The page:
Covenant House Michigan Holding Candlenight Vigil For Homeless Youth

Antione_Foster

On Nov. 19, from 6 p.m. to 7:30 p.m., Covenant House Michigan will hold its 12th annual Candlelight Vigil to bring attention to the estimated 5,000 homeless youth under 22 in Michigan.

The vigil will take place at its campus at 2959 Martin Luther King, at I-96; and will coincides with National Hunger and Homelessness Awareness Week. Melissa Golpe, Covenant House Michigan’s marketing/PR director, said those who are on the street, whether they were kicked out of their homes or ran away, may be bouncing from one friend to another, or may be living in abandoned buildings or abandoned cars. Some end up having to sell themselves to survive.
Golpe said we need to do something as a community to help them.

The vigil will include testimonies by current and former Covenant House residents. There will also be a tour of the campus.

According to Golpe, Covenant House’s mission is based on love, respect and hope.

“Our mission is to make sure to safeguard and protect kids who come to us,” she said, adding that they weren’t receiving much respect in the situations they’d previously been in.

“They weren’t feeling loved; they were kind of forgotten,” she said. “So what we did was we take them in and we’re accepting them as they are, and we’re providing this unconditional love; and helping them with the tools they need so that they can become successful.”

Golpe said Covenant House Michigan provides such basic necessities as food, shelter and clothing; but also provides education, job development skills, and other such things that will help them move on to independence.

Covenant House Michigan not only helps the youngsters it works with to go on to college, or a job, or their own apartment, but also with reconciliation with their families, where possible.

The organization has two shelter programs: a crisis shelter, and a two-year transitional living program.

In the crisis center, the programs typically run for 90 days, but each person is evaluated on a case-by-case basis.

“Someone might be coming in with a mental health issue  that is preventing them from being stable in an apartment,” Golpe said. “Some may be dealing with abuse, so they may need counseling. Someone may need their GED, so we get them working on their GED or back in high school.”

There are 45 residents, both male and female, aged 18-22 in the shelter program. Golpe said the men and women are housed on different wings, in dormitory settings, with three or four people to a room.

She said Covenant House is set up like a college campus. Residents first have breakfast, then they have chores, such as washing windows, keeping the bathrooms clean, and keeping their own rooms picked up. Those who are employed would then head off to work.

There’s also a high school on campus called the Covenant House Life Skills Center. Some residents might be attending it for four hours of the day, and trying to get their diploma.

After that, an individual might go on to a job club, where they learn how to look for a job, fill out an application, how to go on interviews, and how to keep a job after being hired.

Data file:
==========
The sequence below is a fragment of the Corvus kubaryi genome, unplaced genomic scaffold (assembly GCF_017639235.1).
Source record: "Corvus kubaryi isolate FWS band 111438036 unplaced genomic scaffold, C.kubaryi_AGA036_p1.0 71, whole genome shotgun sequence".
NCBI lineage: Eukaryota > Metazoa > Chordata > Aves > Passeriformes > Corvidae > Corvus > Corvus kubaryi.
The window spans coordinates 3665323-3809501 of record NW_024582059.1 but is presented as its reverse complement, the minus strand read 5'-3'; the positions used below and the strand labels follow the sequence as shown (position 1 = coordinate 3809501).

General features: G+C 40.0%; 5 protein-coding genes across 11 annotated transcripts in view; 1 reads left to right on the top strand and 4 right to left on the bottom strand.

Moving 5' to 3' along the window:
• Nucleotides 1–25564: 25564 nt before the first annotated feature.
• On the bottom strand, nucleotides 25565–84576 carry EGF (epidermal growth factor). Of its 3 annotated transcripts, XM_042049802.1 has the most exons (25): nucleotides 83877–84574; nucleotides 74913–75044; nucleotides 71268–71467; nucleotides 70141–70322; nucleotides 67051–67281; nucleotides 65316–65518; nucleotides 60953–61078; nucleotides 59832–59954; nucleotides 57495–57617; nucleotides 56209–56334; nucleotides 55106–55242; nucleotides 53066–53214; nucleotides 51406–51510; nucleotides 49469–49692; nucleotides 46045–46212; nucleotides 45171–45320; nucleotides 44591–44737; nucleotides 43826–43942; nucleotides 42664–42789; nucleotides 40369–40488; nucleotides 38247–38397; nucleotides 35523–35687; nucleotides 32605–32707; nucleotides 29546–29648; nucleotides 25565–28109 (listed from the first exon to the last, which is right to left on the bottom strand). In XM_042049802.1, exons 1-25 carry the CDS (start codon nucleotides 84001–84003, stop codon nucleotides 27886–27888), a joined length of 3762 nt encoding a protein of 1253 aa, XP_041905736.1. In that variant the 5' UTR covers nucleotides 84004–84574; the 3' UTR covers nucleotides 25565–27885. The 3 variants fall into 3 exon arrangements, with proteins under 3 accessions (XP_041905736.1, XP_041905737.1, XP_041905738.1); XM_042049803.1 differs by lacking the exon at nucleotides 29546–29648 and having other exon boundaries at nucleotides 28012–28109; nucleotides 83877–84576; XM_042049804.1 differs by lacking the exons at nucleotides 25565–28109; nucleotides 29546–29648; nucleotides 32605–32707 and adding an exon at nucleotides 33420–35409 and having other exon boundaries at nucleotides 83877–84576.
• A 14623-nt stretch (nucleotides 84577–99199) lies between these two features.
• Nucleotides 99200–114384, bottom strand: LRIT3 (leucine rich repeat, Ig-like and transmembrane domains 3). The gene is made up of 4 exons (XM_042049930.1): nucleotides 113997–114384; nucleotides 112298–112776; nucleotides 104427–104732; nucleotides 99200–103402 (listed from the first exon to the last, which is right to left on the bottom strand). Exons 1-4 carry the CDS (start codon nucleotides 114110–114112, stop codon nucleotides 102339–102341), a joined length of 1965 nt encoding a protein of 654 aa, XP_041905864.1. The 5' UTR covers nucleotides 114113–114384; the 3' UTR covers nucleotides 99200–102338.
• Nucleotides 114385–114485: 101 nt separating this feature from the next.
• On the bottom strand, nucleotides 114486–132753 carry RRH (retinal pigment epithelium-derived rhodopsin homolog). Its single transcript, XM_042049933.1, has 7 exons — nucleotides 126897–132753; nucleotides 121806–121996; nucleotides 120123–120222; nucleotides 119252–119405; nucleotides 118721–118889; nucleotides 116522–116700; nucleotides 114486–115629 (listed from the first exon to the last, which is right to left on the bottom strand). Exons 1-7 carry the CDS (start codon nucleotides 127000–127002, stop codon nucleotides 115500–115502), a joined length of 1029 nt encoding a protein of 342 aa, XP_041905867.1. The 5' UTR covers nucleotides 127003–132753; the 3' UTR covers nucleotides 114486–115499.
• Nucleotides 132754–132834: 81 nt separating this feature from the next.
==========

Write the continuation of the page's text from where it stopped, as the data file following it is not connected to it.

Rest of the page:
From the crisis center, clients make the transfer to the transitional living program called Rights Passage, which has 30 residents.

“By this point, they’re typically in school, working, and learning how to manage themselves and saving up money, so that when they get out on their own, they have  a bank of money to help them with first and last month’s rent, or maybe book expenses at school or whatever it may be,” Golpe said.

In addition to the education and job development programs, Covenant House also offers street outreach, which involves connecting to people in homeless situations or those who could become homeless.

Golpe said some people have left Covenant House, and through no fault of their own, ended up having to come back. One such person was Antione Foster, 20,  who has been homeless on and off since his mother first kicked him out when he was 7. While homeless, he’s lived in both abandoned houses and drug houses.

Foster said Covenant House helped him get into a supportive education program at Wayne State University, which helps students get ready for college. It also helped him find a job through its job program.

After that, he got a place to stay, only to lose it about four months later when it was raided because his landlord had some $50,000 in drugs on him.

“They had to close down the whole site,” Foster said. “So I ended up coming here a second time.”

Foster, who is currently back in the shelter program, said Covenant House has helped him sign up for classes in criminal justice at Wayne State.

He admitted that at first he was sad that he’d lost his apartment.

“I’m used to having my own place and taking care of myself; being independent,” he said. “But they (Covenant House) welcomed me with open arms.”

A friend had suggested he go back to Covenant House after he’d lost his apartment. Initially, Foster didn’t want to go back to a shelter, but said his friend, who called the outreach team, helped him get his mind back on track.

Golpe said what would make the candlelight vigil a success is the number of people who’d come out and show their support. She also would like people to commit to helping to make a difference; and to go into the community and talk about the number of kids who are homeless.

CHM also will be accepting hats and gloves, toiletries and monetary donations at the vigil.

For more information, call (313) 463-2005 or visit www.covenanthousemi.org.

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